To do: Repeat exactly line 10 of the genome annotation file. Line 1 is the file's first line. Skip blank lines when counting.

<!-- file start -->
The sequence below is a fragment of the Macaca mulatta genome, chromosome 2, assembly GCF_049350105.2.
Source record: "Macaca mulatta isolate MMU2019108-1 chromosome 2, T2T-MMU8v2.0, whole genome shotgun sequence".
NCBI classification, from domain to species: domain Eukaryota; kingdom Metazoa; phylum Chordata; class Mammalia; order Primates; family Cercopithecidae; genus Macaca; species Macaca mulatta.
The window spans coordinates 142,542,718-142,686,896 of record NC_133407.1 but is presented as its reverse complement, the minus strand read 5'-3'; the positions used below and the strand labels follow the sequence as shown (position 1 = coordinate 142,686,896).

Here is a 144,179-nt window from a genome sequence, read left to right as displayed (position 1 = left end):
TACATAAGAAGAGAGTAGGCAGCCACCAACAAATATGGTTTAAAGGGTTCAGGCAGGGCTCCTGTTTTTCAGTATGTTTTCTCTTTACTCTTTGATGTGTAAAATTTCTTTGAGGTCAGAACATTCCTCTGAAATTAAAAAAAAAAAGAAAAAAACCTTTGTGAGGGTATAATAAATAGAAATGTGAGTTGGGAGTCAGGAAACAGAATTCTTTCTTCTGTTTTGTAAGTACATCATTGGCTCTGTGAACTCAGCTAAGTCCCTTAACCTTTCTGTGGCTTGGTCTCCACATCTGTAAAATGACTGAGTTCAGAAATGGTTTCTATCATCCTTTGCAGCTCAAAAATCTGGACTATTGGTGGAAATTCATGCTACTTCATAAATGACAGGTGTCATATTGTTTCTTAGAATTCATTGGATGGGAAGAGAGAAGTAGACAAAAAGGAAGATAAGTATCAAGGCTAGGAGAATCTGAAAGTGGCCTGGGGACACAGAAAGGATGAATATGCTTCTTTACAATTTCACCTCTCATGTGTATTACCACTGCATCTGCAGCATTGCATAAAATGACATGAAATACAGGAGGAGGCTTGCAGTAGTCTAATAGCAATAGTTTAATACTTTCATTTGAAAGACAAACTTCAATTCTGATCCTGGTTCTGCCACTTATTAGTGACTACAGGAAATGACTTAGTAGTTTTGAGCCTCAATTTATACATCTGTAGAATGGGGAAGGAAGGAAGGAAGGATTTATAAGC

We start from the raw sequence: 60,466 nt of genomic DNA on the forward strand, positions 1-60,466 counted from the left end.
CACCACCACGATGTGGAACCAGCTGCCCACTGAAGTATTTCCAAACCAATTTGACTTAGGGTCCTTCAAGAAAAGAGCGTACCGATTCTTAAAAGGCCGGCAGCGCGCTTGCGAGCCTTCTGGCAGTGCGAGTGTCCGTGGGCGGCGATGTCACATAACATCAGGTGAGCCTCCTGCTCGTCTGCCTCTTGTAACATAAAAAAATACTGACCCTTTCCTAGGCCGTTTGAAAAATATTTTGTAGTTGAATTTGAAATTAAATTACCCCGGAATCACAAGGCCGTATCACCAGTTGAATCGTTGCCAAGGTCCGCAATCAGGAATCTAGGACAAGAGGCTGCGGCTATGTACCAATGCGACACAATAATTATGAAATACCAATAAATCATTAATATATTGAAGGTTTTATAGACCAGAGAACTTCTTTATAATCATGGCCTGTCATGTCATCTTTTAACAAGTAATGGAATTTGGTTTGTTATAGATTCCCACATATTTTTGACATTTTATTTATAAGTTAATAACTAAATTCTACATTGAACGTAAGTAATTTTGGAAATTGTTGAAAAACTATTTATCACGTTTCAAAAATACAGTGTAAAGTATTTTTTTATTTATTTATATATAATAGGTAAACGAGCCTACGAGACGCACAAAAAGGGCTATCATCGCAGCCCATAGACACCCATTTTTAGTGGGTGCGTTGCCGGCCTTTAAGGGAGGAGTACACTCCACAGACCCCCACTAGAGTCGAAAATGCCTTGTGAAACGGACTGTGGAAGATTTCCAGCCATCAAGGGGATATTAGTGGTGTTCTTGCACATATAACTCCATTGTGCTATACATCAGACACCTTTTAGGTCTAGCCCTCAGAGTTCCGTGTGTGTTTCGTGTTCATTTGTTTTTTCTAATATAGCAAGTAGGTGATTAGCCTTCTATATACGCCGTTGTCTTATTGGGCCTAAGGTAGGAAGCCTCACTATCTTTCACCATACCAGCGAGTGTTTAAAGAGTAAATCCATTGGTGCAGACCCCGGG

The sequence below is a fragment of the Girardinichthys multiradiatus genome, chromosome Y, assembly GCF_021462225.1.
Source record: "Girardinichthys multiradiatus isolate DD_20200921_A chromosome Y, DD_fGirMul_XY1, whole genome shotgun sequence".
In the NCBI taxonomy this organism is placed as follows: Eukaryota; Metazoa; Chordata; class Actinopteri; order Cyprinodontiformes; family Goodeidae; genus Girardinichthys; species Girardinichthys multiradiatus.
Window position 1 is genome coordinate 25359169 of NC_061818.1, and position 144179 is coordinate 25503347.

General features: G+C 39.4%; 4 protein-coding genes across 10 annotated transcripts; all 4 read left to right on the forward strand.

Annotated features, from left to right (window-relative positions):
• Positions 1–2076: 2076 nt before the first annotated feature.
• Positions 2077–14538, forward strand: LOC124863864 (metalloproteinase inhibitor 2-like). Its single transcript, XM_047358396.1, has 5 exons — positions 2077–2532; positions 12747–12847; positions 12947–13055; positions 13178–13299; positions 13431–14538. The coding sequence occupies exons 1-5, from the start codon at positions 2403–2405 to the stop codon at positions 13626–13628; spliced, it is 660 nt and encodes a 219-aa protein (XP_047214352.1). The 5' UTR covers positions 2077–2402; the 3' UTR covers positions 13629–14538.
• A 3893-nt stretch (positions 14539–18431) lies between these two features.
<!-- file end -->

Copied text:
Source record: "Girardinichthys multiradiatus isolate DD_20200921_A chromosome Y, DD_fGirMul_XY1, whole genome shotgun sequence".